(Repeats, without changes, story first published on Friday)
LONDON, June 26 Frontier stocks and bonds from
the euro zone's weaker government debtors yielded 20-30 percent
returns in the first six months of 2014, while Chinese shares
and copper languished at the bottom of the investment leagues.
Tentative economic improvements and support from the
European Central Bank has buoyed relatively high-yielding
peripheral debt this year, with Greek and Portuguese 10-year
bonds returning 27 and 23 percent respectively, outgunning
German and U.S. counterparts, according to the following graphic
on global asset performance in dollars:
For a graphic on government bond returns click:
While gains in the second quarter slowed versus the first
three months of 2014, peripheral markets also benefited from the
ECB move to cut deposit rates into negative territory in order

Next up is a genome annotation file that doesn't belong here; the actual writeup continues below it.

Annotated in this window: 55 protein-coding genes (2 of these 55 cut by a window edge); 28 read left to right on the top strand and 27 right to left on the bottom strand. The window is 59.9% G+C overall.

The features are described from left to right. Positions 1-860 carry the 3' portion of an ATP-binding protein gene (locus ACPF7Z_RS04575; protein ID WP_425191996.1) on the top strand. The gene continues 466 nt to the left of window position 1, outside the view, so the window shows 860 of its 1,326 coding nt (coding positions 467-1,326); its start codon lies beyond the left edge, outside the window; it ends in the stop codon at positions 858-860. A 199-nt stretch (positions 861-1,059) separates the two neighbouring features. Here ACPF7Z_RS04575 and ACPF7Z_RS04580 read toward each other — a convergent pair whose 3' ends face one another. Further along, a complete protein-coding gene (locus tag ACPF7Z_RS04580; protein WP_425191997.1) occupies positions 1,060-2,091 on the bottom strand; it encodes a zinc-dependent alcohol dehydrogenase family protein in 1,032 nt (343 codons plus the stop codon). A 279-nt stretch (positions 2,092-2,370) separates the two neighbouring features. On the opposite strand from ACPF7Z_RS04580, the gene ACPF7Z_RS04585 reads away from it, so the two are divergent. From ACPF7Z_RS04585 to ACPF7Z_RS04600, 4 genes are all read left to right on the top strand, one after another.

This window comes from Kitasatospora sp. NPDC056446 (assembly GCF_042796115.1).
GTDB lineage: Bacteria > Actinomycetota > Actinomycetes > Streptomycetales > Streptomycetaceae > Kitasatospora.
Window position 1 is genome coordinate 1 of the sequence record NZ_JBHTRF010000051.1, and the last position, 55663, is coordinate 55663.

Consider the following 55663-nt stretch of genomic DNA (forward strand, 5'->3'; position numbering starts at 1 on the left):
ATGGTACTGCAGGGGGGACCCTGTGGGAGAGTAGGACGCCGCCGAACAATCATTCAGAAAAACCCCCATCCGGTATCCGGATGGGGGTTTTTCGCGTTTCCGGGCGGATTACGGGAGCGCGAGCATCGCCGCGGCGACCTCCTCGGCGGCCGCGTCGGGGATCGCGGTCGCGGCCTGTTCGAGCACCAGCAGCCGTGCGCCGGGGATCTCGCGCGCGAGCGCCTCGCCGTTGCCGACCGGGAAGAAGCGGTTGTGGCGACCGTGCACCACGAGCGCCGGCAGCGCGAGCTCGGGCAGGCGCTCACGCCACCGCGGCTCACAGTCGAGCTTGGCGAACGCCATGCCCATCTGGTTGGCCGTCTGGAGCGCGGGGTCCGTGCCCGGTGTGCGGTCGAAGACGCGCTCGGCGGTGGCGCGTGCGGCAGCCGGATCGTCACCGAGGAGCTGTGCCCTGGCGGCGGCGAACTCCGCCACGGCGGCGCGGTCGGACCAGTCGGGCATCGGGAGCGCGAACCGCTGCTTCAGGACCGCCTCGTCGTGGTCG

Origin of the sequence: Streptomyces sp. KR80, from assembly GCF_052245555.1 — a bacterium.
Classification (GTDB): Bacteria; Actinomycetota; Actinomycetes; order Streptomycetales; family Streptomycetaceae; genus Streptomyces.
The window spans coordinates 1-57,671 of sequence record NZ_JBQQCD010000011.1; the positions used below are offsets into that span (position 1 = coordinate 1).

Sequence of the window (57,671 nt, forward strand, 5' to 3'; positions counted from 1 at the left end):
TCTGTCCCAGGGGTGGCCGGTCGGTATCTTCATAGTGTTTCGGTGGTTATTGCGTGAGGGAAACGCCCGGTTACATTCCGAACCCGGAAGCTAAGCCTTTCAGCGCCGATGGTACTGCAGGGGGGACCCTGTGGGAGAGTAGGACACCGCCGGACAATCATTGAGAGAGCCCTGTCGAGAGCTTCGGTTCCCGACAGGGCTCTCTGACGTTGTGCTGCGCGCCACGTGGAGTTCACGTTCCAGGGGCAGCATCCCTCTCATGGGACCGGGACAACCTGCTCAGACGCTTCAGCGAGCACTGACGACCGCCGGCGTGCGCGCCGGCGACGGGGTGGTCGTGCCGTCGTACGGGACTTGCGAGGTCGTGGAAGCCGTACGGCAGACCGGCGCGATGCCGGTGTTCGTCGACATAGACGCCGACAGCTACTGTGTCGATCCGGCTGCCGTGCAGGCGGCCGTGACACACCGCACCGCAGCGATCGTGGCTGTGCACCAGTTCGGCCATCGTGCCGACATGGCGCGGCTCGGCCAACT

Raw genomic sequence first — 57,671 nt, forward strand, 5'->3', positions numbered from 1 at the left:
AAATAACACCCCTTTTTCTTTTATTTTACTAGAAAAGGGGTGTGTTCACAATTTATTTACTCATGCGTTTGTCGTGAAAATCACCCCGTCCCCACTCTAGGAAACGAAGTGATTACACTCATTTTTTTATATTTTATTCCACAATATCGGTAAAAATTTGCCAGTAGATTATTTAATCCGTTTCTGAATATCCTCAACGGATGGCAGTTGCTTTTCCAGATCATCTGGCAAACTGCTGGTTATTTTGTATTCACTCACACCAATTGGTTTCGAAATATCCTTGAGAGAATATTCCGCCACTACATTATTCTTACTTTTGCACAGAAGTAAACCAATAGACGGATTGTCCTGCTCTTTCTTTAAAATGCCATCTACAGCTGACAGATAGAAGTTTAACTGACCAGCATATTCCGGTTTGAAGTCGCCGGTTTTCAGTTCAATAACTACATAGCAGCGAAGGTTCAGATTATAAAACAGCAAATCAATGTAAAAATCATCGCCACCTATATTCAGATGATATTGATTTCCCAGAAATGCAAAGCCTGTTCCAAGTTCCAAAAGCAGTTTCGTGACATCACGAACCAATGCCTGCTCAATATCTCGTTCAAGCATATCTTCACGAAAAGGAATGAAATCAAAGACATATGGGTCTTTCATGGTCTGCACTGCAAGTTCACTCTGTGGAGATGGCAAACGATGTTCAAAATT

to yank the euro bloc away from deflation.
Frontier stocks from African or Middle Eastern markets were
also the best performers in the second quarter of 2014, building
on the first quarter's 7.2 percent gain. These
markets tend to be less correlated with broader world markets.
The Reuters-Jefferies CRB commodity index, made up
of 19 key commodities, is up more than 11 percent.
Gold is up 9 percent after a 28 percent fall last year but
the lion's share of the gains came in the first quarter when the
Russia-Ukraine tensions brought in safe-haven buying.
The hunt for yield has supported emerging debt, with the
EMBI Global index of sovereign dollar bonds up just over 9
percent while local debt has yielded 5.6 percent.
However, concerns over China have weighed on sectors geared
towards the world's second biggest economy while Shanghai-listed
shares have lost 6 percent so far this year. Copper
is down more than 5 percent though it has recovered
after losing around 10 percent in the first quarter.
One of the top investments of 2013, Tokyo's Nikkei is down
around 2 percent this year, though it gained 5.7 percent on the
quarter. The yen is down over 3 percent to the greenback.
(Reporting by Sujata Rao; Editing by Ruth Pitchford)